According to leading industry analysts, cybersecurity and data security remain a key focus for cities who are deploying connected street lighting systems as part of a new or ongoing public Internet of Things (IoT) initiative. In their Global Smart Street Lighting & Smart Cities: Market Forecast (2019 – 2028), to give just one example, analysts Northeast Group identify cybersecurity as an issue for all smart infrastructure projects. This is true in many cities, including those where ownership and management of smart street lighting is migrating from the utilities—who can often draw on several years of experience protecting data, deploying firewalls, and developing effective defenses—to the municipalities, who may possess less expertise.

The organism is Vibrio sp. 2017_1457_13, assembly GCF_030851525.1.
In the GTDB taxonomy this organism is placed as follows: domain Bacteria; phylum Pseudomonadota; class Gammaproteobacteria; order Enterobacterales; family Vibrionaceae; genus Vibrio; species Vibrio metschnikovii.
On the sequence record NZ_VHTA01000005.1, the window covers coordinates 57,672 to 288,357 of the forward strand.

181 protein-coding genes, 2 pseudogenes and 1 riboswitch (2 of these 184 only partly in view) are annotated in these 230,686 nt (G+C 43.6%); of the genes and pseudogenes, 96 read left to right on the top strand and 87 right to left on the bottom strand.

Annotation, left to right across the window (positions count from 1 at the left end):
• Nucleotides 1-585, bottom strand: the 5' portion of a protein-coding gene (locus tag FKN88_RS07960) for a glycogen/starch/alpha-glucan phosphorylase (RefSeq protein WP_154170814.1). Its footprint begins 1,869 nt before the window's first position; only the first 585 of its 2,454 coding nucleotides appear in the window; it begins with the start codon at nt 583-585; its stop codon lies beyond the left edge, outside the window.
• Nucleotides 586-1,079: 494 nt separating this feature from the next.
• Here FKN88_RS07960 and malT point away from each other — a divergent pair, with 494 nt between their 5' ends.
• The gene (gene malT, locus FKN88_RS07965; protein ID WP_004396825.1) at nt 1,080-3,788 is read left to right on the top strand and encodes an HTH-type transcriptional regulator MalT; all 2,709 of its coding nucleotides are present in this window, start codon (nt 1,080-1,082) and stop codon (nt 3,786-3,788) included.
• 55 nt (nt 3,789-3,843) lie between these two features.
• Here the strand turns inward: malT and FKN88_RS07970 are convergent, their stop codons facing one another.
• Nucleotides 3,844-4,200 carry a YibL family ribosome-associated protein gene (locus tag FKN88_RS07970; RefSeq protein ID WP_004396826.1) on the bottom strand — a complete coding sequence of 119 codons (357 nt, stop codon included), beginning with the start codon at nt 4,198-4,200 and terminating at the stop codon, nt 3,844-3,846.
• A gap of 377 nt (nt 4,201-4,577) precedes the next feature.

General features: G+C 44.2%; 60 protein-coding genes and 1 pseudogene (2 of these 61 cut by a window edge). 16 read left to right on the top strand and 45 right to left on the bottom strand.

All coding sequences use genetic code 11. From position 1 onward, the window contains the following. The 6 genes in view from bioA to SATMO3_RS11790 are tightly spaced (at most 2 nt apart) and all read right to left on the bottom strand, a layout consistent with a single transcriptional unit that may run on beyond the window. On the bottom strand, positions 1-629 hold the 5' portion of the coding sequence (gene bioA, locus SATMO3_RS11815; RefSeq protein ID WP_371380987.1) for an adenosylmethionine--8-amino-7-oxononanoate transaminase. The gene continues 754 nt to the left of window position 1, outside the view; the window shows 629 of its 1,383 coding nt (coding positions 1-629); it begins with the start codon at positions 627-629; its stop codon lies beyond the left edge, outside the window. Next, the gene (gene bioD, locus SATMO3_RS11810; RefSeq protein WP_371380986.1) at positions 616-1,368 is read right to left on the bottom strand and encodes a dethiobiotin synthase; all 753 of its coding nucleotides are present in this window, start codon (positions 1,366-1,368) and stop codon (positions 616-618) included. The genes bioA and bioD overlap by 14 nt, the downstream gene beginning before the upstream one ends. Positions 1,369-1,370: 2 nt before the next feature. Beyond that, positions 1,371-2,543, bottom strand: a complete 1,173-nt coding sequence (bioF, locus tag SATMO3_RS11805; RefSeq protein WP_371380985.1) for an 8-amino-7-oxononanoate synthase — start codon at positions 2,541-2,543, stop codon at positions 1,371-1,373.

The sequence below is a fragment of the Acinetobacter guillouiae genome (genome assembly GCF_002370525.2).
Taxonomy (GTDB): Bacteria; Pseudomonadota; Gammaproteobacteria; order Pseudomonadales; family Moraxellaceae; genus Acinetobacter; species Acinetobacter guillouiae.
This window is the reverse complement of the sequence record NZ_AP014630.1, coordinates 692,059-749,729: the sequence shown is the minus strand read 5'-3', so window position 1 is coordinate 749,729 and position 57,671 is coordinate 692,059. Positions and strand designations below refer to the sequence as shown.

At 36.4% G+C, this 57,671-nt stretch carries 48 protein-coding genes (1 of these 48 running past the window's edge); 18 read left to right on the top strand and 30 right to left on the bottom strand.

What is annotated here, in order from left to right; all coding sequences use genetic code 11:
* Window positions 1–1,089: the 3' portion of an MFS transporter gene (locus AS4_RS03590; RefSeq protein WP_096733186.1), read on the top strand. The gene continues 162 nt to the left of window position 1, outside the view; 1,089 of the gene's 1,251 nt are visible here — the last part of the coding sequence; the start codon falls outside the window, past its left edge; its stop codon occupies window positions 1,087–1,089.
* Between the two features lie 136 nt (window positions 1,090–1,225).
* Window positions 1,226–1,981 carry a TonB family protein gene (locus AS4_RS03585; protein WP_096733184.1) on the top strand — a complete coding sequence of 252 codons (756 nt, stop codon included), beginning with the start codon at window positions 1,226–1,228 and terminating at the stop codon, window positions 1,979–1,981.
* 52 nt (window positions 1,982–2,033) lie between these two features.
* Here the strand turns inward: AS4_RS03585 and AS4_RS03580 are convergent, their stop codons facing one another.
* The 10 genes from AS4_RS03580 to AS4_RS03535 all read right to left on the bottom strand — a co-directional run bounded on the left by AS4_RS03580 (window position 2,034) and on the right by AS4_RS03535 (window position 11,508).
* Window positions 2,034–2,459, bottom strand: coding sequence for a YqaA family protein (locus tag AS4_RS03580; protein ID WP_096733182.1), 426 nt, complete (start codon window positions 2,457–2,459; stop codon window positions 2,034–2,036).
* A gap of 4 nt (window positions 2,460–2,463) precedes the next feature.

As connected street lighting systems proliferate and become more deeply embedded in smart city initiatives, security implementations, processes, and responsibilities become more crucial and therefore more valuable. And because connected street lighting can transform the public lighting infrastructure into a pathway for collecting data and delivering smart services that can make cities more efficient, livable, resilient, and prosperous, the need for protecting confidential data and city assets increases. Cities must ensure that their connected systems are designed with proper security measures in place, and that they are properly deployed by installers and operated by end-users.